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Lwów, Wilno ... kresy - Poland have lost enormoust part of our heritage...


Torq
3 Jan 2011 #331
Poland was already staring defeat in the face by Germany alone by September 17th

Poland would probably lose anyway, fighting Germany on her own, but we would certainly
last longer. The German attack was losing its momentum, the defences were getting stronger
and the plan of defending "Przedmoście Rumuńskie" was sound. The Soviet invasion finished
it all.

Czechs army was weak.

Weak?

armada.vojenstvi.cz/predvalecna/cisla/2.htm

men : 1,280,000
horses : 217,000
motor vehicles : 26,000

rifles : 762,000
handguns : 188,000
machine guns : 40,000
AT guns : 780
field guns : 2,270

tanks : 350
tankettes : 70
armored cars : 70
armored trains : 17

war planes : 950 (610 1st line)
AA machine guns : 230
AA guns : 250

One of the strongest ground forces in Europe, equipped with modern tanks and artillery.

You know dude i wonder when you're gonna get back Torqs nickname, ******* troll:)

When will you stop using Sokrates's account and what have you done to him, ****** muppet? :-)
Sokrates 8 | 3,346
4 Jan 2011 #332
armada.vojenstvi.cz/predvalecna/cisla/2.htm

gandalf.com.pl/b/armia-czechoslowacka-w-latach-19321938-B

Mobilization potential - 1.5 million people.
Active force of ground troops in 1938 - 720.000

Czechoslovakia had an active force of 720.000 men, its weakness was derived from the fact that some 200.000 of these were Germans and Slovaks who could not be counted upon to fight in other words Czechs had only half a milion men, thats very few given their strategic position.

Motor vehicles is a grand total of mobilised vehicles (including civilian cars) the actuall number is 12.000 with 25.000 being the goal for 1939.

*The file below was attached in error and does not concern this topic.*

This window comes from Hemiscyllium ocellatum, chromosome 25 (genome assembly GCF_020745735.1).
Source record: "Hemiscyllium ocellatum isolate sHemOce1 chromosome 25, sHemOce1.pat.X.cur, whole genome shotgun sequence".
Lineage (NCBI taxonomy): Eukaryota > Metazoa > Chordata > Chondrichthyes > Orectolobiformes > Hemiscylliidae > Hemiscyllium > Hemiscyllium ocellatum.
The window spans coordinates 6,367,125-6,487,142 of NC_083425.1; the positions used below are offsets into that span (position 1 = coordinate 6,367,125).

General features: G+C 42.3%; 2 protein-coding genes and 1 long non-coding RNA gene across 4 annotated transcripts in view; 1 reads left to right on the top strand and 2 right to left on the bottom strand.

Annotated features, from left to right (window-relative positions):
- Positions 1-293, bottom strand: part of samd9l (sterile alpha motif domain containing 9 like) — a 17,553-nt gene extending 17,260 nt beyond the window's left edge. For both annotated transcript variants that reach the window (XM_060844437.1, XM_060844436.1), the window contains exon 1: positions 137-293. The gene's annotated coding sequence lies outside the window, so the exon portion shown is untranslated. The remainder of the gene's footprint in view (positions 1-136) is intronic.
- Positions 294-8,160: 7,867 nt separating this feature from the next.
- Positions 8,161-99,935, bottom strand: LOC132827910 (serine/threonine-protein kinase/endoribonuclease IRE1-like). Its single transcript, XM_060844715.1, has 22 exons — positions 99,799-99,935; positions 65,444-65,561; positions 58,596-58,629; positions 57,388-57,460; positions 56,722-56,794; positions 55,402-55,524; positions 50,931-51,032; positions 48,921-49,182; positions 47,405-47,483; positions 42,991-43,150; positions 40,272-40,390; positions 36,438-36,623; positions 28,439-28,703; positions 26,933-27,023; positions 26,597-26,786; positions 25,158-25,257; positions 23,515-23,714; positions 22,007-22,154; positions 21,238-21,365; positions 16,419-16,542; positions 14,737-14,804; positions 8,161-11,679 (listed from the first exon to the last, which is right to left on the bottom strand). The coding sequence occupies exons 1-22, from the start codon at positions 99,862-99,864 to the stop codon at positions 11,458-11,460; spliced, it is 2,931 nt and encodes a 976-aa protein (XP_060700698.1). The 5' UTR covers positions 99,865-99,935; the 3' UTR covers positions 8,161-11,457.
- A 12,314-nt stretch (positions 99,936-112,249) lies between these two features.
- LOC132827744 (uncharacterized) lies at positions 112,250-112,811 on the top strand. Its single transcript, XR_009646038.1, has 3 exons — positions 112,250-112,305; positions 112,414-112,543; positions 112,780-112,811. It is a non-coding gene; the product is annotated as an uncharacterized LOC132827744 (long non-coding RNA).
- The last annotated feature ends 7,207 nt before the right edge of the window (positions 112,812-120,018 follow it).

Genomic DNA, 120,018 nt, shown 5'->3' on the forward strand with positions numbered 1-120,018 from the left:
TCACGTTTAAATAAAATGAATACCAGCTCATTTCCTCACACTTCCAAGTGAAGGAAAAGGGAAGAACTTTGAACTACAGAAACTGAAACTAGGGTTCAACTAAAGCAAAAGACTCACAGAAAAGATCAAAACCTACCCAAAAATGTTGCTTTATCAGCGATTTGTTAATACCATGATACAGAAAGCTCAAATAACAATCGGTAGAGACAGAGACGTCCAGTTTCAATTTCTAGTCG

So yeah it was weak.

Also why did you steal Torqs nickname? Having fun?
Torq
4 Jan 2011 #333
Potencjał mobilizacyjny - 1.5 mln ludzi.

Exactly. So, after mobilizing for war they would have had 1.5 million soldiers, so even with
200 thousand of them being Germans and Slovaks, it'd still have been a formidable force.
Especially that their tanks were up to the highest world standards at the time and were taken
over by Wehrmacht and used extensively in German panzer forces. They also had strong defensive
lines, and were in a much better position to fight a defensive campaign against Wehrmacht than
Poland was in 1939.

So, NO - it wasn't weak.

Anyway - you still haven't told us what you have done to our poor Sokrates - you impostor!
hague1cmaeron 14 | 1,377
4 Jan 2011 #334
This is my personal opinion - that they massively overestimated just what the Polish Army was capable of. In all fairness, people talk about Russia invading Poland and this is what broke Poland - but Poland was already staring defeat in the face by Germany alone by September 17th.

Yes i would agree with that

Exactly. So, after mobilizing for war they would have had 1.5 million soldiers, so even with
200 thousand of them being Germans and Slovaks, it'd still have been a formidable force.

those are quite useful numbers in terms of a potential ally.
delphiandomine 88 | 18,454
4 Jan 2011 #335
those are quite useful numbers in terms of a potential ally.

Terribly useful. It's my opinion that if Poland and Czechoslovakia had concentrated on building an alliance of all the countries which wanted to stay independent, it would have been a different story. If you look at it, it's no surprise that so many countries fell so quickly - they were in the middle of fighting with each other, so they more or less invited the Soviet Union and Russia to walk in.

Of course, given that the 20's and 30's were a time of great nationalism - it's unrealistic to expect such a broad coalition. But why Poland (especially Poland!) didn't say "hang on...we're sandwiched between two great powers, one of which has already attacked us" is a mystery to me.
Sokrates 8 | 3,346
4 Jan 2011 #336